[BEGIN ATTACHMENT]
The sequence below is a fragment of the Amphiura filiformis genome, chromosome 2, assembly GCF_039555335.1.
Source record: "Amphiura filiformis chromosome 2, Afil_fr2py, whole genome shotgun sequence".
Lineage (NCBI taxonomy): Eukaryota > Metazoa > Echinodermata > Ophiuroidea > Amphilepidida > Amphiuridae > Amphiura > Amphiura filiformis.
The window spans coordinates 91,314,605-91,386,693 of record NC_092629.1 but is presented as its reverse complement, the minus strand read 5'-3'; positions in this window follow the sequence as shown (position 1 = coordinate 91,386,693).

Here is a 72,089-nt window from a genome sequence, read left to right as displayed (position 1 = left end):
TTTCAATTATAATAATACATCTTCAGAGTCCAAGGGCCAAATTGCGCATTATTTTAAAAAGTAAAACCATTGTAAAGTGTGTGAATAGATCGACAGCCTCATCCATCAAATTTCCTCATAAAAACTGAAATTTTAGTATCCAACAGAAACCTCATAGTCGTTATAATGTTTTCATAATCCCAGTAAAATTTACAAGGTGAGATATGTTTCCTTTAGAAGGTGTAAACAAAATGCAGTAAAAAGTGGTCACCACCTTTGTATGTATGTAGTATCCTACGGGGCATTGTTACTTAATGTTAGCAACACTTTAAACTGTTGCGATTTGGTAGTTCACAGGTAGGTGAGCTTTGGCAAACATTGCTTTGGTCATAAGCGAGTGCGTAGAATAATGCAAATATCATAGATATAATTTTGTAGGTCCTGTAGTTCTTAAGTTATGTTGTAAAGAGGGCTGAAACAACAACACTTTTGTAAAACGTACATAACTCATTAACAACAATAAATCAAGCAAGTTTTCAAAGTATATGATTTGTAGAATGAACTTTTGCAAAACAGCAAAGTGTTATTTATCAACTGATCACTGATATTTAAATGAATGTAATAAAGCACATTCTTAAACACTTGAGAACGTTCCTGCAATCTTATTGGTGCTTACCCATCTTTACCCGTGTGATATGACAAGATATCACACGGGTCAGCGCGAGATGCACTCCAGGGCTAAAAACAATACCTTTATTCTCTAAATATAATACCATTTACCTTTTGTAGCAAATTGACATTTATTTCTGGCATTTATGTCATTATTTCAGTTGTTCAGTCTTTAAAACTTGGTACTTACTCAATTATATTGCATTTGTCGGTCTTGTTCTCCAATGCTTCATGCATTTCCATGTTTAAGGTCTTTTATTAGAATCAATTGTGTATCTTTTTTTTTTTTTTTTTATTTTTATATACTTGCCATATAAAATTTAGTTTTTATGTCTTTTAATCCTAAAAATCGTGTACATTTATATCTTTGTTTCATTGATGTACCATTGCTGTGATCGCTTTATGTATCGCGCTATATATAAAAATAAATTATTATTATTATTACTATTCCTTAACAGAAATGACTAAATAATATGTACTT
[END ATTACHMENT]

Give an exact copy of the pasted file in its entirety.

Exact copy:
The sequence below is a fragment of the Amphiura filiformis genome, chromosome 2, assembly GCF_039555335.1.
Source record: "Amphiura filiformis chromosome 2, Afil_fr2py, whole genome shotgun sequence".
Lineage (NCBI taxonomy): Eukaryota > Metazoa > Echinodermata > Ophiuroidea > Amphilepidida > Amphiuridae > Amphiura > Amphiura filiformis.
The window spans coordinates 91,314,605-91,386,693 of record NC_092629.1 but is presented as its reverse complement, the minus strand read 5'-3'; positions in this window follow the sequence as shown (position 1 = coordinate 91,386,693).

Here is a 72,089-nt window from a genome sequence, read left to right as displayed (position 1 = left end):
TTTCAATTATAATAATACATCTTCAGAGTCCAAGGGCCAAATTGCGCATTATTTTAAAAAGTAAAACCATTGTAAAGTGTGTGAATAGATCGACAGCCTCATCCATCAAATTTCCTCATAAAAACTGAAATTTTAGTATCCAACAGAAACCTCATAGTCGTTATAATGTTTTCATAATCCCAGTAAAATTTACAAGGTGAGATATGTTTCCTTTAGAAGGTGTAAACAAAATGCAGTAAAAAGTGGTCACCACCTTTGTATGTATGTAGTATCCTACGGGGCATTGTTACTTAATGTTAGCAACACTTTAAACTGTTGCGATTTGGTAGTTCACAGGTAGGTGAGCTTTGGCAAACATTGCTTTGGTCATAAGCGAGTGCGTAGAATAATGCAAATATCATAGATATAATTTTGTAGGTCCTGTAGTTCTTAAGTTATGTTGTAAAGAGGGCTGAAACAACAACACTTTTGTAAAACGTACATAACTCATTAACAACAATAAATCAAGCAAGTTTTCAAAGTATATGATTTGTAGAATGAACTTTTGCAAAACAGCAAAGTGTTATTTATCAACTGATCACTGATATTTAAATGAATGTAATAAAGCACATTCTTAAACACTTGAGAACGTTCCTGCAATCTTATTGGTGCTTACCCATCTTTACCCGTGTGATATGACAAGATATCACACGGGTCAGCGCGAGATGCACTCCAGGGCTAAAAACAATACCTTTATTCTCTAAATATAATACCATTTACCTTTTGTAGCAAATTGACATTTATTTCTGGCATTTATGTCATTATTTCAGTTGTTCAGTCTTTAAAACTTGGTACTTACTCAATTATATTGCATTTGTCGGTCTTGTTCTCCAATGCTTCATGCATTTCCATGTTTAAGGTCTTTTATTAGAATCAATTGTGTATCTTTTTTTTTTTTTTTTTATTTTTATATACTTGCCATATAAAATTTAGTTTTTATGTCTTTTAATCCTAAAAATCGTGTACATTTATATCTTTGTTTCATTGATGTACCATTGCTGTGATCGCTTTATGTATCGCGCTATATATAAAAATAAATTATTATTATTATTACTATTCCTTAACAGAAATGACTAAATAATATGTACTT